SpaceX Scrubs Launch Debut of Falcon 1 Rocket Due to Structural Glitch
SpaceX's first Falcon 1 rocket to fly sits atop its launch pad at the U.S. Army's Ronald Reagan Ballistic Missile Defense Test Site on Kwajalein Atoll as a C-17 aircraft flies in the distance.
Credit: SpaceX.

It was a structural issue, not high winds, which scrubbed the private launch firm SpaceX's second attempt to send its first Falcon 1 rocket into orbit Monday.

SpaceX officials found the problem with the rocket's first stage almost three hours into the rocket's eight-hour launch window. Prior to the discovery, winds in excess of 24 knots at its island launch site looked set to delay liftoff. The rocket's spaceflight debut has been pushed into early 2006.

"The launch is scrubbed for the year," said SpaceX chief Elon Musk in an e-mail update to the firm's El Segundo, California headquarters. "We noticed a structural issue with the first stage fuel tank that will require repair."

Further details on the structural glitch will be provided a soon as they are available, SpaceX officials said, adding that the rocket must be made safe for ground crews before engineers can track the problem at the launch pad.

"I expect that the earliest that launch would occur is late January," Musk said. "Third time's the charm."

Second scrub

Monday's launch attempt marked the second scrub for SpaceX's Falcon 1 rocket and its U.S. Air Force (USAF) cadet-built satellite payload FalconSat-2.

SpaceX officials called off a Nov. 26 launch attempt after exhausting a four-hour launch window, during which the Falcon 1 rocket experienced a computer reboot and loss of liquid oxygen supply.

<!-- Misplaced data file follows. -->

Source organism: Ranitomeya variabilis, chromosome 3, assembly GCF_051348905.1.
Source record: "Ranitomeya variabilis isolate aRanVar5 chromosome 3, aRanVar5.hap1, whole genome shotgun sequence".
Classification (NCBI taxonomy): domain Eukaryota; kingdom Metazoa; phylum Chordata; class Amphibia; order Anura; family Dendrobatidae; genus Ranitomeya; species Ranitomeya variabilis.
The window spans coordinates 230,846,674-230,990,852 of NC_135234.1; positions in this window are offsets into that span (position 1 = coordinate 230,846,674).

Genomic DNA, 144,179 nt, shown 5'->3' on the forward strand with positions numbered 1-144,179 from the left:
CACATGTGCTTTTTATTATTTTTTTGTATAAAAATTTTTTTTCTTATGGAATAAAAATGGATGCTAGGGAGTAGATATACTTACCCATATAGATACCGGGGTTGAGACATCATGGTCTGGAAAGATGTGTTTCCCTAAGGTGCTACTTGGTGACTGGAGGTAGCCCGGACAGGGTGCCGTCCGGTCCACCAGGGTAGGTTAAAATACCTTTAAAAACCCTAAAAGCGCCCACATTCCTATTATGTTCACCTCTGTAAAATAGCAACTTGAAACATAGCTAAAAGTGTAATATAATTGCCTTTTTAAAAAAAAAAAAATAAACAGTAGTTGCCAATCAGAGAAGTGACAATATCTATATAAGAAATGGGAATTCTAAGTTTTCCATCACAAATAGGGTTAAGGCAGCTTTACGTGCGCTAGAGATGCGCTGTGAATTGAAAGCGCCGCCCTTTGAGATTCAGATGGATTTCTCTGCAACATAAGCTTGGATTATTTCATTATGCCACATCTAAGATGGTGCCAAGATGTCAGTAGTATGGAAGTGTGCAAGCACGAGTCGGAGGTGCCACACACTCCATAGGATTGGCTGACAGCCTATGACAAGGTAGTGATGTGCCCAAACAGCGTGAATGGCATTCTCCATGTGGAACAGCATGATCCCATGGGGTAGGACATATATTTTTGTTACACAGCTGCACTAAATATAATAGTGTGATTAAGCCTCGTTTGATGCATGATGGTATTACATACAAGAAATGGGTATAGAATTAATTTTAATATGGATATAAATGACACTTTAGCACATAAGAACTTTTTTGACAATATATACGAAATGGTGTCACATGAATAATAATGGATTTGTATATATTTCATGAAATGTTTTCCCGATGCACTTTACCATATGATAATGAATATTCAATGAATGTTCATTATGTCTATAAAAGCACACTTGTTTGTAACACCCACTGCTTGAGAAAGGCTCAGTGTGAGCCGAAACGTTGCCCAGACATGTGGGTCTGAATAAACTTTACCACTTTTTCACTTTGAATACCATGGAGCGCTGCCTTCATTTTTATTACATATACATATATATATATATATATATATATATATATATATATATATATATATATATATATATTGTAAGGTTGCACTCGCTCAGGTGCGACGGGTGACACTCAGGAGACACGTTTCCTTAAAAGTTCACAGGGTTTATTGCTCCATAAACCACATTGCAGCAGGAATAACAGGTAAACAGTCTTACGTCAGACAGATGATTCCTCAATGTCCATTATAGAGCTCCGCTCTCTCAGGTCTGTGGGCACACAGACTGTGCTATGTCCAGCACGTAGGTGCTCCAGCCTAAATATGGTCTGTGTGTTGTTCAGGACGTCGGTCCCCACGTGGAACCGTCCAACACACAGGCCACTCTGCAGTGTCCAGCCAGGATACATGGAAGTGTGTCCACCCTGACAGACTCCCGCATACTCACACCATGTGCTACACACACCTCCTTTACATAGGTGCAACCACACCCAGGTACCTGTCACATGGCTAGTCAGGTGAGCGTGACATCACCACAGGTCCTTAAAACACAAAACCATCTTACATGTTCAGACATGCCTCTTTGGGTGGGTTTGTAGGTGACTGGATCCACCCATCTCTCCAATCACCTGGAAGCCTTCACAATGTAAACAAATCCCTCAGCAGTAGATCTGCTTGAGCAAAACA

Monday's scrub announcement came at about 2:30 p.m. EST (1930 GMT), half an hour after the window opened for the Falcon 1 space shot at its Omelek Island launch pad at the U.S. Army's Ronald Reagan Ballistic Missile Defense Test Site. The test site sits on Kwajalein Atoll in the Pacific Ocean's Marshall Islands chain near the equator.

"We're going to get back on the pad as soon as we possibly can," Gwynne Shotwell, SpaceX vice president of business development, during a teleconference with reporters. "Structural repairs can be done on the ground and we can test them, so I'm comfortable with this."

Shotwell said the Kwajalein facility was available during the third week of January, but whether SpaceX will choose to target that time for a new launch attempt is still undetermined.

The Falcon 1 rocket is the first of a three-booster family planned by SpaceX to offer commercial launch services to consumers, governments and the military.

The two-stage rocket stands about 68 feet (21 meters) and is designed to launch payloads of up to 1,256 pounds (570 kilograms) into low-Earth orbit. Its first stage is also designed to parachute to the ocean and be reused on subsequent flights.

Each Falcon 1 launch is slated to carry a $6.7 million price tag, SpaceX officials have said.

A longer wait

Monday's scrub does mean that cadets at the USAF Academy in Colorado will have to wait a bit longer to see their space plasma measuring satellite fly.

Cadets designed and built the $800,000 FalconSat-2 spacecraft by January 2003 under a program to provide students practical experience developing spacecraft. The launch is supported by the USAF and the Defense Advanced Research Projects Agency (DARPA).

"You want everything to be absolutely perfect on a launch like this," academy spokesperson John van Winkle told, adding that there was some disappointment - as expected - at the academy following the scrubbed launch attempt.

But many of the cadets who helped design and build FalconSat-2 were unable to watch Monday's launch attempt due to final exams, van Winkle said. A delay until January would give them another chance.

Also, the academy's ground control station did not plan to take initial telemetry data until the start of the Spring semester in January anyway, van Winkle said.

"This has very little impact on us over the long term, and may actually end up better for us," he added.